What is your name and job title
Leonora Cotton – Associate Clinical Development Manager
I am involved in the testing of a new medication in a human clinical trial. Amongst the team members who feed into this, including those in the labs, manufacturing, statisticians and those working at the site where the trial takes place, I work on the study team in a study management role. This involves ensuring the trial is conducted ethically and safely, according to the protocol. I do this at a global level, overseeing the trial of the drug in multiple sites and countries. This involves all the stages of a clinical trial, from set-up, to trial maintenance and then close out. Day-to-day, I interact with staff at trial sites, input into documentation for the trial, contribute at team meetings and work to resolve any issues that arise.
How did you get into STEM and why does it interest you?
At school I was interested in human biology and thought I wanted to be a doctor. However, after studying further at A level, I realised I wanted to learn about the brain as a subsection of the human body, and how it functions. I think the brain is fundamental to everything we do, and I wanted to learn about how this organ allows us to move, speak, think and sleep. This led me to study a degree in Neuroscience.
What educational route did you take?
After taking Biology, Chemistry, English Literature and Health and Social Care at A level, I went on to do a degree in Neuroscience at Bristol University. Although providing speciality in my area of interest (the brain and nervous system), this essentially gave me a broad biomedical degree with background knowledge in pharmacology (how a drug works), physiology (how humans function), and biochemistry (the molecular basis of this). I knew I didn’t want to work in a laboratory after university but wasn’t sure what else I wanted to do. After searching for industrial placements online I thought this job would be a great opportunity to build on my organisational and communication skills to help deliver a drug to market.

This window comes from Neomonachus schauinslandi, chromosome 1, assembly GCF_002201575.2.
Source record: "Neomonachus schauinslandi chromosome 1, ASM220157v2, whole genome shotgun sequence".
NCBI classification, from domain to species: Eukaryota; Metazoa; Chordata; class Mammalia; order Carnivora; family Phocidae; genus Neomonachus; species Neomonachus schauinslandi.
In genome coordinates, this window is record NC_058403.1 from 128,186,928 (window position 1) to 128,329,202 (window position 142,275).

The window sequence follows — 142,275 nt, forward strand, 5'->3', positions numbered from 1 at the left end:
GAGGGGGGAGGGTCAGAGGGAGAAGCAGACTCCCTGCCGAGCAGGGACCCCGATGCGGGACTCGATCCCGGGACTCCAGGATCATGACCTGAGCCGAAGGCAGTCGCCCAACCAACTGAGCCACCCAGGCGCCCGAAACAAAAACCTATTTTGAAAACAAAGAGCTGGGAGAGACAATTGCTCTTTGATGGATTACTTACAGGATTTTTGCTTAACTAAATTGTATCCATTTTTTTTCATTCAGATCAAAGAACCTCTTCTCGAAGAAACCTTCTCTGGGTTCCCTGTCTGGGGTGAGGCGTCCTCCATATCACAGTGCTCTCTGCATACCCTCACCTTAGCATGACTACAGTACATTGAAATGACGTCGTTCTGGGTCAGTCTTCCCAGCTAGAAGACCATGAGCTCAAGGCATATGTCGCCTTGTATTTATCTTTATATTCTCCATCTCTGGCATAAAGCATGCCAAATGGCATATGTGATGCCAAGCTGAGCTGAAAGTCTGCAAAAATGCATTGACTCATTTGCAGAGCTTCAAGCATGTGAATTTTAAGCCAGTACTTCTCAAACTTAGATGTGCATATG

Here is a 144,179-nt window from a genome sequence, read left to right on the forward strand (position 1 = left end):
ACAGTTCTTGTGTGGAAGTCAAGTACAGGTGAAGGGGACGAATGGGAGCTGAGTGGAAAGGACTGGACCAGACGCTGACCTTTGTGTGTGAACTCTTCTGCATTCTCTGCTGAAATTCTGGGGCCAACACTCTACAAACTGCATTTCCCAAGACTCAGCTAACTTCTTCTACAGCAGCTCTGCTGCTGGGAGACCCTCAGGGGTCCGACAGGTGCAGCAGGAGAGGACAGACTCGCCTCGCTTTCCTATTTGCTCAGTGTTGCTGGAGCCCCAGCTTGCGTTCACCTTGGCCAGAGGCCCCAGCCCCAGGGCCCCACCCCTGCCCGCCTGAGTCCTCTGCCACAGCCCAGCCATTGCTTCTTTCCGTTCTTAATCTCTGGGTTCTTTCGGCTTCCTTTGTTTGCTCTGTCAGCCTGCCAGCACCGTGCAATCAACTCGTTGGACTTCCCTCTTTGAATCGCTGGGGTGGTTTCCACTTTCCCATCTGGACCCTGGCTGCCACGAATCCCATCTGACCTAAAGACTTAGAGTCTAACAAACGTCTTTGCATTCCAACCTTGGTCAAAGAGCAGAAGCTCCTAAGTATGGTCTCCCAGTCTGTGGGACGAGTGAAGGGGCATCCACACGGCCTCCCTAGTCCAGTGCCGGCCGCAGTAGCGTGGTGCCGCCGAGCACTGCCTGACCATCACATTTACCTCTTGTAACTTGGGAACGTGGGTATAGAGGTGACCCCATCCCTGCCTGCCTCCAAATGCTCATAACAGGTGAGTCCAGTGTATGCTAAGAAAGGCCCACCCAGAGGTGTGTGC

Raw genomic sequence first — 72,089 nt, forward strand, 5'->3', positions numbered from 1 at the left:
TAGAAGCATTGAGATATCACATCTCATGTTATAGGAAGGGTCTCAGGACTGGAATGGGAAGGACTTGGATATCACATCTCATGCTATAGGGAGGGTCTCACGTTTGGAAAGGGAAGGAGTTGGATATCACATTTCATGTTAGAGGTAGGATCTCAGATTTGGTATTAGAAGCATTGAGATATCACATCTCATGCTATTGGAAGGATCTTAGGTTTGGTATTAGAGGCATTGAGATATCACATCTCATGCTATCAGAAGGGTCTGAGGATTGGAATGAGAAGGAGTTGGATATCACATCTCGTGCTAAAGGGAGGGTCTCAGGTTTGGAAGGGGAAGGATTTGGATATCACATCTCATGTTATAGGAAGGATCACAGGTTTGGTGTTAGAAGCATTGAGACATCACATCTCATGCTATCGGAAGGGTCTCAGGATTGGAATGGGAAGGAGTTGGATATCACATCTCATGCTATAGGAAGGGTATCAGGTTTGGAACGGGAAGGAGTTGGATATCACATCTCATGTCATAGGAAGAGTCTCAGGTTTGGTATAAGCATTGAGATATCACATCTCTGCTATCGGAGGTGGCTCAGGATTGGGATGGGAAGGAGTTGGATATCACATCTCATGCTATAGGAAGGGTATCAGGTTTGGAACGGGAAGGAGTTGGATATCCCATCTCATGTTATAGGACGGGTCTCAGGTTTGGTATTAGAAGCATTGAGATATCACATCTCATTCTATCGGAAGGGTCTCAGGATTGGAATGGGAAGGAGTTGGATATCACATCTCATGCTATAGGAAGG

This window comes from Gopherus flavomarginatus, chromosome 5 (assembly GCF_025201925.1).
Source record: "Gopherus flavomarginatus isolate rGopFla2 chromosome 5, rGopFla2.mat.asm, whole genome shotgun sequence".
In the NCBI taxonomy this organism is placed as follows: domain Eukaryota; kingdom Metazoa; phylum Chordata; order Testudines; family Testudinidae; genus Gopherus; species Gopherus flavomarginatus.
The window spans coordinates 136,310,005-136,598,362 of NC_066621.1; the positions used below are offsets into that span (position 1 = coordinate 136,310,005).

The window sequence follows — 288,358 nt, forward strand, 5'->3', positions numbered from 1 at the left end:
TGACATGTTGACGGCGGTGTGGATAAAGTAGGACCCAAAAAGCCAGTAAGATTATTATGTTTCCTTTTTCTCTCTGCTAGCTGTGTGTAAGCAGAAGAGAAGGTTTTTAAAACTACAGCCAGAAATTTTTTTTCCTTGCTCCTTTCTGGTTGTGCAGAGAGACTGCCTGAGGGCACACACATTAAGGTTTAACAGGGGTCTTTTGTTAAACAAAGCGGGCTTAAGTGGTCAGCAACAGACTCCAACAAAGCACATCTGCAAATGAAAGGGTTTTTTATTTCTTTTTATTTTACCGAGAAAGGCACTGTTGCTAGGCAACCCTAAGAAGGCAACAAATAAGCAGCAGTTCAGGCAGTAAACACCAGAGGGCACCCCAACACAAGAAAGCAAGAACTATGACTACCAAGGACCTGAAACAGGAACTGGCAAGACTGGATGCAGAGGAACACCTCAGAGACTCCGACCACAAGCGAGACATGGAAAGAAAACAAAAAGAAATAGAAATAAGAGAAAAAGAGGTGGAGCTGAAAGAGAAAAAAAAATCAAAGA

What is the best part about your job?
I really enjoy knowing that I’m playing a key role in helping find new cancer treatments. Although it’s not a job on the front line, I know that I am helping patients through trialling these new medications and we are doing our best to extend the lives of people living with cancer. I also love that I can play to my strengths – I love being organised and working within a team who I can interact with every day.
What is one thing most people would not know about your job?
That it exists! I had no idea there was a whole team of people coordinating a clinical trial from afar before I found this job role. It showed me there are thousands of roles in science that I have yet to discover, and I can still use my science background even if I’m not working in a laboratory role.
What are you excited about for the future of your role?
I’m excited to see how my role develops with the input of new systems and technology. For example, I think there is potential to reduce the amount of manual admin and resource through automated systems that can communicate with each other.